ImageOn October 11, 1971, the song “Imagine” was released, and it quickly climbed atop the charts. It is often highly regarded as one of the greatest singles of all time. Despite its success, the song found itself surrounded by much controversy. In the song, Lennon proposes a world without a heaven, hell, a country, politics, hunger, and other social dilemmas. Many religious fanatics disliked the message of the song due to the idea of a world without a heaven. In an interview with David Sheff in 1980, Lennon talked about how a certain religion wanted him to alter his song:

The concept of positive prayer … If you can imagine a world at peace, with no denominations of religion—not without religion but without this my God-is-bigger-than-your-God thing—then it can be true … the World Church called me once and asked, “Can we use the lyrics to ‘Imagine’ and just change it to ‘Imagine one religion’?” That showed [me] they didn’t understand it at all. It would defeat the whole purpose of the song, the whole idea.

Subtly, I think he is trying to make the point that religion has brought more catastrophe and negativity into the world than chaos. People have this preconceived notion that one religion is better than another. People should not be separated and prejudiced simply due to their beliefs. He envisions a world of peace, and ironically this idea is opposed.

I think he is trying to engage the listener into believing that people should not be bounded by their country, politics, wars, etc. People should be “one” with each other and live in harmony. This song was also popular during the Vietnam War and Civil Rights Movement. Lennon may not have been necessarily attacking religion or the war in general through his song. However, he is challenging us to think about how the world would operate without certain constraints (social norms and man-made organizations such as religion or politics).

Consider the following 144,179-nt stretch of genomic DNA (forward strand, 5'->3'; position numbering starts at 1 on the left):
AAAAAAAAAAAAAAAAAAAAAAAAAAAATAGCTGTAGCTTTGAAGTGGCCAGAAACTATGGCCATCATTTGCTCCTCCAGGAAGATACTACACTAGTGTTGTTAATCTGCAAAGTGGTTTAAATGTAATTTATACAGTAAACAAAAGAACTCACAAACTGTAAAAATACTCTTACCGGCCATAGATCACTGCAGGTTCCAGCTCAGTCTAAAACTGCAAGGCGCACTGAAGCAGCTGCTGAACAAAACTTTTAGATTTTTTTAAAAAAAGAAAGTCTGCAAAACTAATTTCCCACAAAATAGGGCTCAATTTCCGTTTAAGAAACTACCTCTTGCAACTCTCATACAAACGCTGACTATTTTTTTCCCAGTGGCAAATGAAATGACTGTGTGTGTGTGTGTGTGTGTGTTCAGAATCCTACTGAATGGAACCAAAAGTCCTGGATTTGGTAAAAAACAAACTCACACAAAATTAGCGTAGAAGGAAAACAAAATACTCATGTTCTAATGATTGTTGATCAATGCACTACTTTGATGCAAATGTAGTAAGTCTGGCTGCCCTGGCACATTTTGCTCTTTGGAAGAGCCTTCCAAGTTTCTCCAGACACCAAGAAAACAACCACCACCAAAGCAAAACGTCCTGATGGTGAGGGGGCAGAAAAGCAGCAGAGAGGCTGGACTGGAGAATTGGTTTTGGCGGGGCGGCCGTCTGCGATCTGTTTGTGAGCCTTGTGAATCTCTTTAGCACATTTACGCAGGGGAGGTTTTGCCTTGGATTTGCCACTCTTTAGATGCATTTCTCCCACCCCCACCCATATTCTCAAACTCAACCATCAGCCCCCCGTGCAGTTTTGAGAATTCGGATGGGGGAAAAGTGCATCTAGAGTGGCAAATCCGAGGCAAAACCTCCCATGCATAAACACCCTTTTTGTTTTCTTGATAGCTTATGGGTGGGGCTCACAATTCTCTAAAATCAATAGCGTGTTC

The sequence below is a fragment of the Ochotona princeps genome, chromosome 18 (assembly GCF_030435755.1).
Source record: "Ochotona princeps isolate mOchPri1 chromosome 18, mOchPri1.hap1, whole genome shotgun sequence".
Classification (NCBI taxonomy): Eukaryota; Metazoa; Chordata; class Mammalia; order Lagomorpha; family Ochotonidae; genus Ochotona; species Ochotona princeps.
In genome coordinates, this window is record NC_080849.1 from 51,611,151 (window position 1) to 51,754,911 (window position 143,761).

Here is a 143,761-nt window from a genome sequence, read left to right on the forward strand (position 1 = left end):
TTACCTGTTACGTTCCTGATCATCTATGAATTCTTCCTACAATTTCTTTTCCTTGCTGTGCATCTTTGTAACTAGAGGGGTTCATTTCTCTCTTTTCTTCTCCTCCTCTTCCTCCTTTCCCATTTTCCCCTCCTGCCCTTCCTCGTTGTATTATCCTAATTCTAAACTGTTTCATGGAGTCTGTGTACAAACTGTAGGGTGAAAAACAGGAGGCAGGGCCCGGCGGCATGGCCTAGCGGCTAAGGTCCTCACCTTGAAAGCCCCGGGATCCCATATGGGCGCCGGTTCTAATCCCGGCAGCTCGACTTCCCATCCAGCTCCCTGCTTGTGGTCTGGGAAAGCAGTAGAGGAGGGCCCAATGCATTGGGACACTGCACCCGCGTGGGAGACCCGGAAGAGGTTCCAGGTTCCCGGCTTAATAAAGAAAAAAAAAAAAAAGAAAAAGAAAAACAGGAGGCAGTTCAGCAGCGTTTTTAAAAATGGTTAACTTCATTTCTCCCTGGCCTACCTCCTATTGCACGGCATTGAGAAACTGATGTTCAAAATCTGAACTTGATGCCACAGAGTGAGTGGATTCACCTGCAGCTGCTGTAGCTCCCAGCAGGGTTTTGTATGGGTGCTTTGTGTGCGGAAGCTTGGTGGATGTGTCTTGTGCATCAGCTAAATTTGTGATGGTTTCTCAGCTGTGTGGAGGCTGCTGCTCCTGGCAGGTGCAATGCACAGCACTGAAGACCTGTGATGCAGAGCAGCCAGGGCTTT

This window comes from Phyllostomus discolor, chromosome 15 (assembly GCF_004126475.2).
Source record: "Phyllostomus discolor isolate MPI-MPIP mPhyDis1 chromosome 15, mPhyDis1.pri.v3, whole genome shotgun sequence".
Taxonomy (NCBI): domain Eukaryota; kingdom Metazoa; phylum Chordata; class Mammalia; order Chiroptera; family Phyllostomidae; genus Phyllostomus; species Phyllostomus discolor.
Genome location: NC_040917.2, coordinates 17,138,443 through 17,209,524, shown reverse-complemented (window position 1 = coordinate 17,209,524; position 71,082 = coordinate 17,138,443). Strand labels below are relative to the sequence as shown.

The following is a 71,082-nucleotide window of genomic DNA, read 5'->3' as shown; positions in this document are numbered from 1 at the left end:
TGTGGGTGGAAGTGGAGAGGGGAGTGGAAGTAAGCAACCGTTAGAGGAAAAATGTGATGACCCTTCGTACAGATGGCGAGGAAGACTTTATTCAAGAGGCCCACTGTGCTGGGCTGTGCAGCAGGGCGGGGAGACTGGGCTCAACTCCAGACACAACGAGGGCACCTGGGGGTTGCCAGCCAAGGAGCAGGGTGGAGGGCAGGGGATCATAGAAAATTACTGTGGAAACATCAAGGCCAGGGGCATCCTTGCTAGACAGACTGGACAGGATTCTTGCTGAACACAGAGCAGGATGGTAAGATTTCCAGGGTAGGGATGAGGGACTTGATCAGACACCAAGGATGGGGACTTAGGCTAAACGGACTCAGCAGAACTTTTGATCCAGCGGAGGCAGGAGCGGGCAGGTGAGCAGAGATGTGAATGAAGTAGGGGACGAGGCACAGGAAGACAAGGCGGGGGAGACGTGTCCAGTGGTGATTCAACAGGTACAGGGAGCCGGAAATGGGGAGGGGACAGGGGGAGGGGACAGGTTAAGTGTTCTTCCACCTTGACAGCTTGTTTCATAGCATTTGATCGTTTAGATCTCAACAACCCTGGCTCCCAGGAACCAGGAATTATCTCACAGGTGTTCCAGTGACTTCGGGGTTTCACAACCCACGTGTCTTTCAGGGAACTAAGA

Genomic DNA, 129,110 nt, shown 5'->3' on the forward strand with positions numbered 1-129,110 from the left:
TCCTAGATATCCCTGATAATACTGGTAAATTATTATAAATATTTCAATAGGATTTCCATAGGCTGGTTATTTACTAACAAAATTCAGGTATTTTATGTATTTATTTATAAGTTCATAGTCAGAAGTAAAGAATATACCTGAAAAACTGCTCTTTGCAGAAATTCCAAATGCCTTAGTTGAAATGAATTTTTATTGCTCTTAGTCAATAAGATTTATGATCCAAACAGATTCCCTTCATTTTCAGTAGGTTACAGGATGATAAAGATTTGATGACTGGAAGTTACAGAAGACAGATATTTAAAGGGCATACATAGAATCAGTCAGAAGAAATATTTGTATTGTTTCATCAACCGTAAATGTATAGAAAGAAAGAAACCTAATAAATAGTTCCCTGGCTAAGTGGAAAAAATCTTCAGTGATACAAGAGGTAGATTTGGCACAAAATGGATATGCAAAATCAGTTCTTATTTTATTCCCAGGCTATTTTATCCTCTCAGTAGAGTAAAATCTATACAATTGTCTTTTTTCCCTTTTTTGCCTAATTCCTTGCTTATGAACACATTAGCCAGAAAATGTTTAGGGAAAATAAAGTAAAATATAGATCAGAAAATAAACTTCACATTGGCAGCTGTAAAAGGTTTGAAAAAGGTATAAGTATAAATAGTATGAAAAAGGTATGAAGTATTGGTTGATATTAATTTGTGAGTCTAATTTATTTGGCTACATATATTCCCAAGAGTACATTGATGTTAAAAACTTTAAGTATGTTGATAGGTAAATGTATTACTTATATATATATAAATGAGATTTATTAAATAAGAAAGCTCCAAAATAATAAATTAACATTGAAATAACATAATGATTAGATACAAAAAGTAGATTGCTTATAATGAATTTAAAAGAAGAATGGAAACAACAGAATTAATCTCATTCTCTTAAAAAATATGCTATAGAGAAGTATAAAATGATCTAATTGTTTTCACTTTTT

I think the song touches on two key aspects of “defining taste.” One can argue that the song has both explicit and implicit meanings. As stated previously, Lennon explicitly proposes a utopia without certain elements in our current world. Implicitly, one can argue that Lennon is jabbing at religion, government, and general greed. These things have often brought more bad into than world than they have brought good. In regards to the second aspect of who the song is designed to cater to: I think the song caters to everyone. The song really makes a person think about how peace can truly be achieved. Can we fully trust our religion and government that one day world peace can be achieved? One can argue that there isn’t a particular audience Lennon wants to address. Instead, he wants to address all people in the world.

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Also, I think the song title is highly significant. When a person imagines something, often it is something that seems impossible to achieve. In the song, Lennon states:

You may say I’m a dreamer
But I’m not the only one
I hope someday you’ll join us
And the world will be as one

Lennon knows that he is one of the few believers that people can achieve world peace. He hopes someday that you, the listener, can open your eyes and join his mission in stopping negativity in the world to achieve unison with all people. The song is a favorite of mine, and it has the potential to challenge your own set of beliefs and perceptions of the world.